The 80/20 Rule Of Paid Search
There is a new concept being talked about in the web marketing industry. This new paradigm, dubbed the 80/20 rule of search, has sprung out of the realization that many of the earlier beliefs about search engine marketing are no longer true, or perhaps were never true in the first place.
When they were first introduced to search engine marketing (SEM), many marketers believed that with this innovative new concept, web marketing could be handled solely through the use of technology, and that human interaction wasn’t necessary in producing successful online campaigns. However, after results fell short time and again, these marketers were forced to take a second look at their original ideas.
Marketers are now learning that words like “autopilot” and “set it and forget it” are no more than advertising ploys used by companies that simply don’t understand what it takes to manage search effectively.
The new belief is that for SEM to live up to its promise, it is time for a completely new model – the 80/20 rule of search. The idea behind this rule is that:
20% of the success of a paid search program is rooted in technology; and
80% of the success of a paid search program is derived from a human component.
20% - Technology’s Role in the Process
There are three areas where technology is crucial in search engine marketing:
Gathering and sorting huge amounts of data from numerous engines. This includes information on impressions, clicks, number of conversions, and dollar value of conversions. All of this gives us the ability to capture information for every keyword/search engine combination.
Calculating important ROI metrics based on the data collected such as ROAS (Return On Advertising Spend); CTA (Cost To Acquire); CPL (Cost Per Lead); and CPO (Cost Per Order).
Producing a wide range of reports, including top-level summary reports, detailed trend analysis, grouped keyword analysis, and individual keywords.
The Other 80% - The Role of Human Intelligence
The 80% human component in the equation consists of marketers who interpret data and market conditions to make the best possible bidding decisions. These qualitative contributions involve developing expansive and relevant keyword sets as well as call-to-action marketing communications. They also include creating succinct landing pages that meet the expectations of search engine users and set consumers on the conversion path.
Automated tools can certainly offer ideas for keyword development, but intuitive thinking is an essential factor in developing a robust keyword list. Just a few of the various issues to consider are product and brand names, synonyms, misspellings, singular and plural forms, features, benefits, and competitors.
Search Term Copywriting
Writing ads for search
engines involves a combination of art and science that cannot be emulated by technology. One must adhere to the strict rules enforced by search engines while still drawing the reader in with a tempting promotion. Successful ads accomplish two goals: 1) encourage customers to click on your ad rather than your competitors’ ads, and 2) discourage non-qualified consumers who are not interested in your product or service. This task is not easy given that it must be achieved with three lines of text and no graphics.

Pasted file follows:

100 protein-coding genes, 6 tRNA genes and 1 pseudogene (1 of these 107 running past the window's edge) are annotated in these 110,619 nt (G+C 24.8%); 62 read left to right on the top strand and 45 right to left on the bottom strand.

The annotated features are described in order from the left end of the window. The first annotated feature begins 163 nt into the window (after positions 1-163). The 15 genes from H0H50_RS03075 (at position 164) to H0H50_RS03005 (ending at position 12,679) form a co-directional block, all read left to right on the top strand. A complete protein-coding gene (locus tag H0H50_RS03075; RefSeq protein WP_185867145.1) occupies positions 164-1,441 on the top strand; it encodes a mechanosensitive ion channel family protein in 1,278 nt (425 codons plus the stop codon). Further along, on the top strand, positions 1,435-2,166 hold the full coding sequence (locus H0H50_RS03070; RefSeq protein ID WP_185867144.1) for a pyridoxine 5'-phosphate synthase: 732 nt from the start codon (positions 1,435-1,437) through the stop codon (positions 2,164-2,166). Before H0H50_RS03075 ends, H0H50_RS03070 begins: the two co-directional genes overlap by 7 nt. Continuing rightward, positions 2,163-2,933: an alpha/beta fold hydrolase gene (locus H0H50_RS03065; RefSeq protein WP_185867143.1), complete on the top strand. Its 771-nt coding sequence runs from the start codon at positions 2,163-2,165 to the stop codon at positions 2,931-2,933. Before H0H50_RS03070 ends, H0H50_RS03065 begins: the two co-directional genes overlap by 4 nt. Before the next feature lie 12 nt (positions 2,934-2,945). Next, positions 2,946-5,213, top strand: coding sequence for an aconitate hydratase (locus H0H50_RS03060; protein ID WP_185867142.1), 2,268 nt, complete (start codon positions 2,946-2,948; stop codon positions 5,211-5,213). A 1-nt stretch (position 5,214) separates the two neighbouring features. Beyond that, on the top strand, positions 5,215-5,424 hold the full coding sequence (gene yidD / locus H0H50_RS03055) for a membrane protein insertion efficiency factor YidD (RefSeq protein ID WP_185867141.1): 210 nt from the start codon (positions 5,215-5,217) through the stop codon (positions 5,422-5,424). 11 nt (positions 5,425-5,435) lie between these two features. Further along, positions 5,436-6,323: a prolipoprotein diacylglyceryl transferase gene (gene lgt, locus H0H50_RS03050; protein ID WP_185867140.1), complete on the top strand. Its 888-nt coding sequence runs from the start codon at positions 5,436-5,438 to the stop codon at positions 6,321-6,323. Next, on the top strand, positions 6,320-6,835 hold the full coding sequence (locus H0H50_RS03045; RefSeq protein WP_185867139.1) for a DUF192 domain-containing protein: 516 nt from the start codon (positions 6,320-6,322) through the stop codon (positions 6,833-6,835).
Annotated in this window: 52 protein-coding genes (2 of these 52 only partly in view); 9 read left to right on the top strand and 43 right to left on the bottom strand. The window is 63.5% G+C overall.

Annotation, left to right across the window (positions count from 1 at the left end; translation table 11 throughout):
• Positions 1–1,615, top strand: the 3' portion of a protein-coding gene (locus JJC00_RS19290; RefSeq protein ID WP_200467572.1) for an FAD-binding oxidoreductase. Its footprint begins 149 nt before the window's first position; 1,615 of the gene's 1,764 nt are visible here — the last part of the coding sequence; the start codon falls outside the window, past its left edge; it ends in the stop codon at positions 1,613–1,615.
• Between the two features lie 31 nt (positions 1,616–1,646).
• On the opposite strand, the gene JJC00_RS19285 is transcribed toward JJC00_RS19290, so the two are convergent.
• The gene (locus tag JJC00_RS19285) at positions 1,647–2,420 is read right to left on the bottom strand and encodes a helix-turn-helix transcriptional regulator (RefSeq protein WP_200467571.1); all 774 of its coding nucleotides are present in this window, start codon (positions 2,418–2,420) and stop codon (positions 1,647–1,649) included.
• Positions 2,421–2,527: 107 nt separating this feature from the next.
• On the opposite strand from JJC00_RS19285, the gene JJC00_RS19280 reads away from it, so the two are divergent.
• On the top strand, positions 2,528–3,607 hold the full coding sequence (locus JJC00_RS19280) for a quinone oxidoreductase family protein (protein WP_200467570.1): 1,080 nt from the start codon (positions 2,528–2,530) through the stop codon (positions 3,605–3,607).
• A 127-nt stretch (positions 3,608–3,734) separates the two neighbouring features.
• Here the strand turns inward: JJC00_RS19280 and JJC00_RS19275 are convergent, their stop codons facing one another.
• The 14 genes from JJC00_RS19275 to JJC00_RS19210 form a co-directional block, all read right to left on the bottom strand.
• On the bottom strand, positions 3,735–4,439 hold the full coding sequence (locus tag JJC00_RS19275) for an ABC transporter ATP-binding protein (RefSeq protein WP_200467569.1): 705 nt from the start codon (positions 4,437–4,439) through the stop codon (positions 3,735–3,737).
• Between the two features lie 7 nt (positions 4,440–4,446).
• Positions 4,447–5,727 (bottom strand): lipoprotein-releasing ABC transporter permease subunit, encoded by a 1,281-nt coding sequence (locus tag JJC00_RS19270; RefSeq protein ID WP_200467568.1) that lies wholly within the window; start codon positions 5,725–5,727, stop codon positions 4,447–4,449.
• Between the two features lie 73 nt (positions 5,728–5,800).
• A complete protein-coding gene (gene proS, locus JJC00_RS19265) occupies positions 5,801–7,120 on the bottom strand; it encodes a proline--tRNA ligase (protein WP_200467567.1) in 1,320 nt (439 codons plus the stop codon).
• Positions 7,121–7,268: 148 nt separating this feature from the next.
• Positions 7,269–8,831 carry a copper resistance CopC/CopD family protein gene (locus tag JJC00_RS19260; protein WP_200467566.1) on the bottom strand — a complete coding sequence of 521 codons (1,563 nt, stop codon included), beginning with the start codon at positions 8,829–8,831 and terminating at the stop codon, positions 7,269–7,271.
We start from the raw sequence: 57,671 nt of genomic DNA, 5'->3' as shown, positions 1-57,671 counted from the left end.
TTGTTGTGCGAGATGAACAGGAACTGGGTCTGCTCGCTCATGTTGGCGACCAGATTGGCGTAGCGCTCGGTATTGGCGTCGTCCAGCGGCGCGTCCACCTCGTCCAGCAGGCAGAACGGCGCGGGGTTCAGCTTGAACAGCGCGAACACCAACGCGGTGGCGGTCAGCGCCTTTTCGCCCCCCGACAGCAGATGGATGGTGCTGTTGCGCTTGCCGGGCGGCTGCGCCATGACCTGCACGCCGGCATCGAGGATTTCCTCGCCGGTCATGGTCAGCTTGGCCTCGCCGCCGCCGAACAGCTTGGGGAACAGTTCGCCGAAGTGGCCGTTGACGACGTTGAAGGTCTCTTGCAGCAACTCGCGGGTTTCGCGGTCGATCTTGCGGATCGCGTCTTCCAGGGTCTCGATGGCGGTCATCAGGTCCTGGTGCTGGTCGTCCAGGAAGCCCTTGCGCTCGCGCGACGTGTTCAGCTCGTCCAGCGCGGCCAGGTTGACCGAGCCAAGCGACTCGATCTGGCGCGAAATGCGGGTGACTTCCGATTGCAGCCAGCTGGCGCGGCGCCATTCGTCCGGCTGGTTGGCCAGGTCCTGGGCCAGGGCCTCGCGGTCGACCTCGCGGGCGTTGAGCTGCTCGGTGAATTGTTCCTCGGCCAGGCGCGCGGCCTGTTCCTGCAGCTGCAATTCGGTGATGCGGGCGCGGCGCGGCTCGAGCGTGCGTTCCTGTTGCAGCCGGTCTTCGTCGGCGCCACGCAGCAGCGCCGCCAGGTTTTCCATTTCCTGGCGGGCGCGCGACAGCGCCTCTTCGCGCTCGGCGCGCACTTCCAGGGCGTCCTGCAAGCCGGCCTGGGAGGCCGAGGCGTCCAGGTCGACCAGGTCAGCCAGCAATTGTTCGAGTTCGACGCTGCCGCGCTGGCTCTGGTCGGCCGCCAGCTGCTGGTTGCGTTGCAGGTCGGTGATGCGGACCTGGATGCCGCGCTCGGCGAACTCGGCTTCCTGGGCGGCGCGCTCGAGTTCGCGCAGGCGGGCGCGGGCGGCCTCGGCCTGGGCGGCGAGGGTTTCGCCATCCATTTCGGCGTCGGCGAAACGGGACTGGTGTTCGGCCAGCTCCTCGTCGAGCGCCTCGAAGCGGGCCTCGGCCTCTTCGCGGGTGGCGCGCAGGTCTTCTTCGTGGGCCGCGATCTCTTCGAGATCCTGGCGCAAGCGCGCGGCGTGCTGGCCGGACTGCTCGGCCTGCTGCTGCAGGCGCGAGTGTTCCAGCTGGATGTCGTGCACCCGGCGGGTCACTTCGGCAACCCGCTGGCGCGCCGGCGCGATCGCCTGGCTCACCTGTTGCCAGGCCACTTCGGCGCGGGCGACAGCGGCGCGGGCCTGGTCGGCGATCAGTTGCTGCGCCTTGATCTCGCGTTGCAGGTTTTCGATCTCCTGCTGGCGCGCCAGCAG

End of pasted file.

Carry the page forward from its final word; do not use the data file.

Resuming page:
When the proper marketing communication strategy is applied, the highest quality site traffic is delivered to your website with the greatest likelihood of conversion.
Destination Page Analysis
One of the biggest and most frequent errors made by companies in paid search engine marketing is consistently sending all searches to their home page or to pages that are totally irrelevant to the search term. Today’s web-users expect relevant information when they click on an ad, and when they do not receive it they quickly move on to their next option, which is usually your competition.
Review of Multiple Variables When Making Bidding Decisions
Each company must establish its own complex set of rules in making bid and position decisions. It is important to remember that being #1 isn’t always the right choice; often times dropping down in position makes more sense. Bid setting is not just about price, it’s more about relevant position. There are multiple variables that must be reviewed prior to making bidding decisions. Marketers must analyze the types of competitors listed above and below them on a search engine, the various marketing messages of competitors, the ROI effects of raising bids and conversely, of lowering bids, they must perform a historical position analysis, and they must consider the impact of affiliates, resellers and other third parties.
While the all-technology solution for paid search is clearly enticing because it involves less work and seems more cost-effective, the reality is that today’s technology is only capable of covering 20% of the requirement for an effective campaign. Technology is limited because it relies solely on quantitative factors and is unable to consider qualitative factors such as consumer search intentions, marketing copy triggers, and irrelevant landing page content.
That’s why it is imperative that the other 80% of a successful SEM program includes the human element. The result is a powerful combination of the complex intelligence of the human brain and cutting-edge technology. Apply this rule in your online marketing endeavors and you’ll soon benefit from the truly extraordinary power of the web.
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